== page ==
While there is no set formula to guarantee a successful merger, in order to minimize the negative impacts previously discussed, a map of M&A process and issues should be developed. The following steps describe the model of process and issues.


Step 1: Formulate


This stage involves the organization setting out its business objectives and growth strategy in a clear, rational, and data-oriented way. Companies should avoid vague and general objectives. Instead, a specific criteria should be formulated based on the objectives that have been determined and on a strategy of growth through acquisition. These criteria should be expressed in terms of goals like market share, geographic access, new products or technologies, and general amounts for financial synergy. The organization should evaluate the ideal target company based on factors such as the following:

* What type of cost structure does the ideal target have?

* What market channels would this target provide?

* What kinds of organizational competence and capabilities would provide maximum leverage and the greatest number of synergies?

* Are there strategic customer accounts or market segments to be gained?

* In what global regions or countries can we build additional capacity through this target?

* What is the optimum capital structure?

* What are the sources for new acquisitions?

* Will the ideal targets be operated as independent holdings, or does the organization intend to integrate the business partly or fully into its operations?

* If joint venture structures are to be used what level of involvement is desired by the parent company?


Step 2: Locate


After the strategic template has been set in Step 1, the search for desirable target companies should become more focused on financing an operational analysis. These initial parameters, terms, and conditions are defined and ultimately submitted as part of a letter of intent. These letters describe the desired objectives and give an overview of the proposed financial and operational aspects of the transaction. They also include specific details on items like the assets and business units involved, the equity positions of the parent companies, the assumption-of-debt requirements, inter-company supply agreements, employee liabilities, taxes, technology transfer, indemnification, public announcements, and other essential terms and conditions. Additional agreements outside the letter of intent should be made about the following issues. In the case of a joint venture arrangement, the governance structure of the partnership and specific issues for approval need to be agreed upon. The overall process to be used for determining top-level organizational structure and staffing decisions should also be agreed upon. Agreement on the integration process to be used, including mutual participation, formation of key task forces, planning phases, and leadership roles should take place at this point. Another additional agreement that should be made at this point is high-level reconciliation of major discrepancies regarding executive compensation, employee benefits, and incentive compensation plans. Once a consensus is made regarding these agreements, companies can move to Step 3.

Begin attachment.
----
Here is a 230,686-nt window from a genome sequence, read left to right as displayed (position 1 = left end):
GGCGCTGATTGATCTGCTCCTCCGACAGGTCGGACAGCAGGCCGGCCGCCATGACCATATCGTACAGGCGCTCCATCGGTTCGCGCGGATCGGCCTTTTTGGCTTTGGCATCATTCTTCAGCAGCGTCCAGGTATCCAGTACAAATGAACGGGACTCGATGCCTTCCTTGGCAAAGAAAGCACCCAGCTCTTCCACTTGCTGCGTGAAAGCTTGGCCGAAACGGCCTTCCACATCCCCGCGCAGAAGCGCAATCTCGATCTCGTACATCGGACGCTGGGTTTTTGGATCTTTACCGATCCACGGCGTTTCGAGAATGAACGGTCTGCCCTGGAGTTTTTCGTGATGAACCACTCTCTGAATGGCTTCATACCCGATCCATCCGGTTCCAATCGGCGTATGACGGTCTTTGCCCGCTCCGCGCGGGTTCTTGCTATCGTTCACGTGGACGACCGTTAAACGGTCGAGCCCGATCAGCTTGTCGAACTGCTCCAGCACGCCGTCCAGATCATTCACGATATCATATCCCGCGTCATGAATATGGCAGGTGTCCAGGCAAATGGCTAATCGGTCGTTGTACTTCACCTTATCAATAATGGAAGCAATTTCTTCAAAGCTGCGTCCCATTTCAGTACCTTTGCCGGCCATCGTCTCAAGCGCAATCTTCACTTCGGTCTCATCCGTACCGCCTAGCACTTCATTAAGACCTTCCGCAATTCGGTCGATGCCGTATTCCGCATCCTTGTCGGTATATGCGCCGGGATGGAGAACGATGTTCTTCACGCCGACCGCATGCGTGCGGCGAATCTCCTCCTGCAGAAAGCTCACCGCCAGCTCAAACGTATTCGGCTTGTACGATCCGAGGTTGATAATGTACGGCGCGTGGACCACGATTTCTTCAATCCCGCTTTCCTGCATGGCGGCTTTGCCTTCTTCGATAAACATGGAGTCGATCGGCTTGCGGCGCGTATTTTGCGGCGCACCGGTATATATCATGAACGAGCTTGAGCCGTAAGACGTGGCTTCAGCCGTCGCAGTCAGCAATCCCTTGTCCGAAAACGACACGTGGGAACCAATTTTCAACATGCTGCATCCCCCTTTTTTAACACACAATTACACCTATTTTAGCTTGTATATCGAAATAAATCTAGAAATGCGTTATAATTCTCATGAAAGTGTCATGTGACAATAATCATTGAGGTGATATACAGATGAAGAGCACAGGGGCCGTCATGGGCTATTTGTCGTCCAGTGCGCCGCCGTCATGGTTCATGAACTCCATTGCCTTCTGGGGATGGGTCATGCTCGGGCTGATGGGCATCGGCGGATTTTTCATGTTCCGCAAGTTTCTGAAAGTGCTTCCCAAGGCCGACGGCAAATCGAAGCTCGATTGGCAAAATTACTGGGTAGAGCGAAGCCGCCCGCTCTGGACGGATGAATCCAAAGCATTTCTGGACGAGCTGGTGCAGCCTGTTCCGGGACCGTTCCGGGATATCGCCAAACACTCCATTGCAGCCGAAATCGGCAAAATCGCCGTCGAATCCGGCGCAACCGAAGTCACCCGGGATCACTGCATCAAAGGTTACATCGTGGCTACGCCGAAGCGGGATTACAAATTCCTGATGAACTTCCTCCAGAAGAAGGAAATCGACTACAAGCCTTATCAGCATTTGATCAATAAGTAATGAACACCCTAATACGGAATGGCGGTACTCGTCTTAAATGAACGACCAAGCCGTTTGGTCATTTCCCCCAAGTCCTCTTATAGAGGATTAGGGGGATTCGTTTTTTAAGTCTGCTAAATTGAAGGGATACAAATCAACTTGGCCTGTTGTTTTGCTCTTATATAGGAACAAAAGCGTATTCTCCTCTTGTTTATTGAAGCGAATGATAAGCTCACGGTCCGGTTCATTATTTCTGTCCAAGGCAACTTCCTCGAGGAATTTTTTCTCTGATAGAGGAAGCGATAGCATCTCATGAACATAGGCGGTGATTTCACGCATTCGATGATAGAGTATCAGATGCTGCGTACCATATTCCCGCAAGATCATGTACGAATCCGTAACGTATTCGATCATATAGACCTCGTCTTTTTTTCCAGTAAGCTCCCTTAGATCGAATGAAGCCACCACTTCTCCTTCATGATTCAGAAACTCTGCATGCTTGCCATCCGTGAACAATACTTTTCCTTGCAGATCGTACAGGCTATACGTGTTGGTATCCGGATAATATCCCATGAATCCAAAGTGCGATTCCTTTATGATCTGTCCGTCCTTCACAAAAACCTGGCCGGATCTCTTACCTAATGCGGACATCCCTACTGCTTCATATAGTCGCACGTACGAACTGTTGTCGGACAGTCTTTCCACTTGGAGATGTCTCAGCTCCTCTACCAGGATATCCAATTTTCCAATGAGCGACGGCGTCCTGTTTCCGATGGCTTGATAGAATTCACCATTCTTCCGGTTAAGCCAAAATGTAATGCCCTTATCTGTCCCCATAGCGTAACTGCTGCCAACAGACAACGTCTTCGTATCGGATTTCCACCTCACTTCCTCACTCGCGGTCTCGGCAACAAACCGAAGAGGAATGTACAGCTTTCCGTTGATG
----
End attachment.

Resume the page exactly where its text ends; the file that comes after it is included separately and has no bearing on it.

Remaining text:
Step 3: Investigate


The third step in the model relies on exploring all facets of the target company before finalizing a definitive agreement. Due diligence must be exercised in the financial, operational, legal, environmental, cultural, and strategic areas. Key findings should be summarized for executive review, and all potential merger problems should be identified. Due diligence findings are used to set negotiating parameters, determine bid prices, and provide the basis for initial integration recommendations.

Due diligence is particularly important in light of recent felonious accounting practices. Had Enron or WorldCom been acquired without due diligence, the newly formed company would probably not have uncovered accounting irregularities until months after the acquisition. This could cost billions in market capitalization. There are other areas where due diligence is helpful with assessing risk. The following are key areas to focus due diligence.

* Market. How large is the target's market? How fast are specific segments growing? Are there threats from substitute technologies or products? To what extent is the market influenced or controlled by governments?

* Customers. Who are the target's major customers? What are their purchase criteria: price? Quality? Reliability? Do buyers of product X also buy product Y, and do they buy both through similar channels? Are there unmet needs? Are changes in buying behavior to be expected?

* Competitors. Who are the target's major competitors? What is the degree of rivalry? What are the competitor's strengths and weaknesses? What barriers to entry exist for new competitors? How will the competitors try to exploit the merger or integration issues to their own advantage?

Culture and human resources. Which key people must be kept, which core areas of competence should be retained, and how possible is it to do either? Are there major cultural discrepancies with the target? If they could cause major defections or other losses of productivity, is the organization willing to resolve them? If so, at what cost?

To be uninformed on any of these issues can prove to be just as costly as the discovery of fraudulent accounting practices. This level of detailed evaluation must be conducted before an executive team can properly recognize the level of integration that will be appropriate to support the deal.

Exhibit 1 provides a checklist for due diligence.


Step 4: Negotiate


This step includes requirements for successfully reaching a definitive agreement. Deal teams should be briefed by due diligence teams, who together with executives should formulate the final negotiating strategy for all terms and conditions of the deal. Considerations include price, performance, people, legal protection, and governance.


Step 5: Integrate


The last step of the model should be customized to each organization and adapted to each specific deal. This is the actual process of planning and implementing the newly formed organization with its processes, people, technology, and systems. In determining how to resolve the issues that arise at this stage, the merging organizations must carefully consider such questions as how fast to integrate, how much disruption will be created, how disruption can be minimized, how people can be helped to continue focusing on customers, safety, and day-to-day operations, and how to best communicate with all the stakeholder groups of the company.

Exhibit 2 outlines the previously discussed Watson Wyatt Deal Flow and the processes and issues involved.


Pros and Cons of a Merger